Cancer unity at Holyrood - facing the small ‘c’
Every day, around 85 people are diagnosed with cancer in Scotland.
World cancer day was marked at the Scottish Parliament by party health spokespeople, and they were joined by Claire-Ann McCallum, who was diagnosed at just 34.
She urged them to keep the messages around the famous disease positive.
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“Cancer has made me a stronger person. Staying positive got me through some dark days and right from the start I was determined to kick cancer where it hurt.
“Not every day was a good day but there have been more highs than lows. Thanks to some amazing doctors, support from friends and family who were there for me every step of the way and research then I’m healthy, loving life and still here to give something back and help other people,” she said.
Scotland has a lot of reasons to be positive around cancer. A lot of world-leading research goes on here. Universities have adopted a collaborative approach to tackle some of the most pressing medical issues of our times, and research talent from around the world has taken notice.
Principal of Glasgow University Professor Anton Muscatelli told Holyrood recently: “A team of Cancer researchers came to Scotland from Australia and North America because they said this is the best place to do cancer research in the UK, looking at the facilities.”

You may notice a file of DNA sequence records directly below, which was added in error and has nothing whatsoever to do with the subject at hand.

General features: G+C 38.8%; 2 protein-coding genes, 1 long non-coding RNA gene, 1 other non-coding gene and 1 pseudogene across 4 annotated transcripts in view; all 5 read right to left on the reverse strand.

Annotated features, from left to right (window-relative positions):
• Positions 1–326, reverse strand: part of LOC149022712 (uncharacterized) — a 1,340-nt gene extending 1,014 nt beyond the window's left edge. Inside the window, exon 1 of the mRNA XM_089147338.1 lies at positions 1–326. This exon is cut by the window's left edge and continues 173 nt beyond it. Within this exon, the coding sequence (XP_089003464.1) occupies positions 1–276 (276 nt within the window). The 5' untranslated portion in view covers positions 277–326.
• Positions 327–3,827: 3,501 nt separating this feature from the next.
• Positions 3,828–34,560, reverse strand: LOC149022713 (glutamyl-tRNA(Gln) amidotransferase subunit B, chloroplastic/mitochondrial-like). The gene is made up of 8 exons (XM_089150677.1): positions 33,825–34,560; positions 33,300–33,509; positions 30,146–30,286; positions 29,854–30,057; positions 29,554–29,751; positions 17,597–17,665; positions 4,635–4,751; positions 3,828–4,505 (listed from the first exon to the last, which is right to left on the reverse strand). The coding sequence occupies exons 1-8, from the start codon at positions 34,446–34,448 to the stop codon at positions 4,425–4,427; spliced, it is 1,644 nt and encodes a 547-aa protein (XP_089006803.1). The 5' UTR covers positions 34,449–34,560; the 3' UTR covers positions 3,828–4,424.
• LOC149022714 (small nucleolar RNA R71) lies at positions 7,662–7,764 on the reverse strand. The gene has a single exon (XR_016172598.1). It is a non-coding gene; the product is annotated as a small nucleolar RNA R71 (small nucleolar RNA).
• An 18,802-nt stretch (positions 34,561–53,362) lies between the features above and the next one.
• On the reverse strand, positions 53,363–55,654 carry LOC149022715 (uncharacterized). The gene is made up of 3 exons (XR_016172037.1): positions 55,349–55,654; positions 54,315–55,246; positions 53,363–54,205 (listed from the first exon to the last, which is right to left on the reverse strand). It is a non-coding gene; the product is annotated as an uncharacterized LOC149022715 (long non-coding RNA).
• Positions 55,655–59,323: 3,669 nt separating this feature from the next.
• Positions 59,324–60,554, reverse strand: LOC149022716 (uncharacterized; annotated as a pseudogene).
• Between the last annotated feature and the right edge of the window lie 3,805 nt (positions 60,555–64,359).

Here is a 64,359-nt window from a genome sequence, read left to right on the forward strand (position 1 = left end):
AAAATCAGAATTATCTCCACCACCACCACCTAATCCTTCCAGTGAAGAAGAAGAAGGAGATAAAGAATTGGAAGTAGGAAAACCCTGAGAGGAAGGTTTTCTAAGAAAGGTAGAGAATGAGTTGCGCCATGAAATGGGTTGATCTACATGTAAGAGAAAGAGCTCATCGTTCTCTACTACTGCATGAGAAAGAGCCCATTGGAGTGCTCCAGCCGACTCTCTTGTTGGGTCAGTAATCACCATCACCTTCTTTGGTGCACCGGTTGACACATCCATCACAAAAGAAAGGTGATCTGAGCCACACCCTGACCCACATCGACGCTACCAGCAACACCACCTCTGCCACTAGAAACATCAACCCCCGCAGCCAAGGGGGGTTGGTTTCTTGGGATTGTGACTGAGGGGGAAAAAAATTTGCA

Some of the precision techniques here are world-leading too, with technological developments in radiotherapy being showcased in the West of Scotland at the new £22m Lanarkshire Beatson radiotherapy satellite centre, which opened in November.
And thanks to earlier detection, research breakthroughs and treatment advances, more people are surviving than ever before. Overall cancer death rates have dropped by 11 per cent in the past 10 years. A disease which was once seen as a death sentence is now survived by half of sufferers.
One of the aims for today’s campaign, which is organised by Cancer Research UK, Breast Cancer Care, Anthony Nolan and the Movember Foundation, is to reduce that figure even further by raising awareness so more people will recognise symptoms and present earlier.
Health Secretary Shona Robison said the 'wee c' campaign had been designed to reduce fear around the disease.
“Reframing the way cancer is viewed goes hand-in-hand with boosting survival rates and everyone can play a part. If we can raise awareness of what is being done to tackle cancer, we’ll hopefully, in time, be able to address the fear people have in seeing their GP or attending their screening appointment. The earlier you come forward to get checked or screened, the better, it could save your life,” she said.
However, questions remain. As health services get more centralised, is cancer detection and treatment spread equally across Scotland? And it remains a disease more prevalent among the poor. Furthermore, where is the Cancer strategy? Robison insists it will emerge “shortly”, but it is over a year late.